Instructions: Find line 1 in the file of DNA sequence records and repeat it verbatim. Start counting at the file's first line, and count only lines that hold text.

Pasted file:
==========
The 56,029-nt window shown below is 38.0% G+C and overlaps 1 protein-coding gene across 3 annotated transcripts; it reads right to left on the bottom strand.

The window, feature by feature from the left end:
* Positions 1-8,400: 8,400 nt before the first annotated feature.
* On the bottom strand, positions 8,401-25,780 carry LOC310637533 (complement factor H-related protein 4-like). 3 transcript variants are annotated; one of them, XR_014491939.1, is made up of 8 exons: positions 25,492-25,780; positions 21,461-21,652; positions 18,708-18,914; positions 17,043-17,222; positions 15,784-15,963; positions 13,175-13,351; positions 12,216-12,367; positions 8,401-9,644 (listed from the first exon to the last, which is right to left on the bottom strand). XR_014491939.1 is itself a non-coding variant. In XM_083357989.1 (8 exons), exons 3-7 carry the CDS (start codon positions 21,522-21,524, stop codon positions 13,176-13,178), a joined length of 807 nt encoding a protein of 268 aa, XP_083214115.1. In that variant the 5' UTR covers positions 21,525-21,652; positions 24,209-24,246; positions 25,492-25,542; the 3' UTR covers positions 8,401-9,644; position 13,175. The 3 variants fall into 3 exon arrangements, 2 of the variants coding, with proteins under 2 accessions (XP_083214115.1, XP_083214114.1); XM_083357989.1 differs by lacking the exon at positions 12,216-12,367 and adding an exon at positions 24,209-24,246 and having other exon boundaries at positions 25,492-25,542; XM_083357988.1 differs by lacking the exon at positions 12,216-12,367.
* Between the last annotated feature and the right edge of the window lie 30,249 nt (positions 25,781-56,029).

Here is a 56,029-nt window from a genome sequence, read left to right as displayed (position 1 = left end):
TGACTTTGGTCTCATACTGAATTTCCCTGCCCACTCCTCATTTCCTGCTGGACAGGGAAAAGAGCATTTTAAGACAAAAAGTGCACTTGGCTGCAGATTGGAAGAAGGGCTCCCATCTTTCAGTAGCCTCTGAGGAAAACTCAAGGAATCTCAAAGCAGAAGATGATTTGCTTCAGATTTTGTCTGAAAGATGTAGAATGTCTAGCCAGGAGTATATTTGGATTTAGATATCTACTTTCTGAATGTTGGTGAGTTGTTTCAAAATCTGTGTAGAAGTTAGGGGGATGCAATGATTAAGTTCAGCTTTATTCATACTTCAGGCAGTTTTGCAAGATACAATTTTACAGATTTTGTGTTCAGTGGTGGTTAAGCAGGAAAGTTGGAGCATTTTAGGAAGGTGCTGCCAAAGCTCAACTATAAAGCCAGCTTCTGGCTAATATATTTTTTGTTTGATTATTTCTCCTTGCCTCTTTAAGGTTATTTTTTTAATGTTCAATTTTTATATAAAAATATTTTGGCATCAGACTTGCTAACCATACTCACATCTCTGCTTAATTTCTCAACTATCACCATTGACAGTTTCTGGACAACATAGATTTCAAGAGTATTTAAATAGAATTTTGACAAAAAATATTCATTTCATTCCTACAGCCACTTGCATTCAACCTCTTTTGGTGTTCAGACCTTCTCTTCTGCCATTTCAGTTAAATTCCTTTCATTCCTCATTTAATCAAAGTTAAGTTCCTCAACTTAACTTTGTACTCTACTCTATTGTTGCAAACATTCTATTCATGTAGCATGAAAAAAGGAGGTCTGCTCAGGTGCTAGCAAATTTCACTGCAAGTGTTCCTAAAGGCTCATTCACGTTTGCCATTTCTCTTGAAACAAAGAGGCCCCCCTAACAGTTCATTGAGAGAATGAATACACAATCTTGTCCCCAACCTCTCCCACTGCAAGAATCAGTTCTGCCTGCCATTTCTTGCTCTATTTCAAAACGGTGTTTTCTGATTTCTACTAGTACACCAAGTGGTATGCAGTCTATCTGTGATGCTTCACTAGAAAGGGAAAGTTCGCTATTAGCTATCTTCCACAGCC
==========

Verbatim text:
The 56,029-nt window shown below is 38.0% G+C and overlaps 1 protein-coding gene across 3 annotated transcripts; it reads right to left on the bottom strand.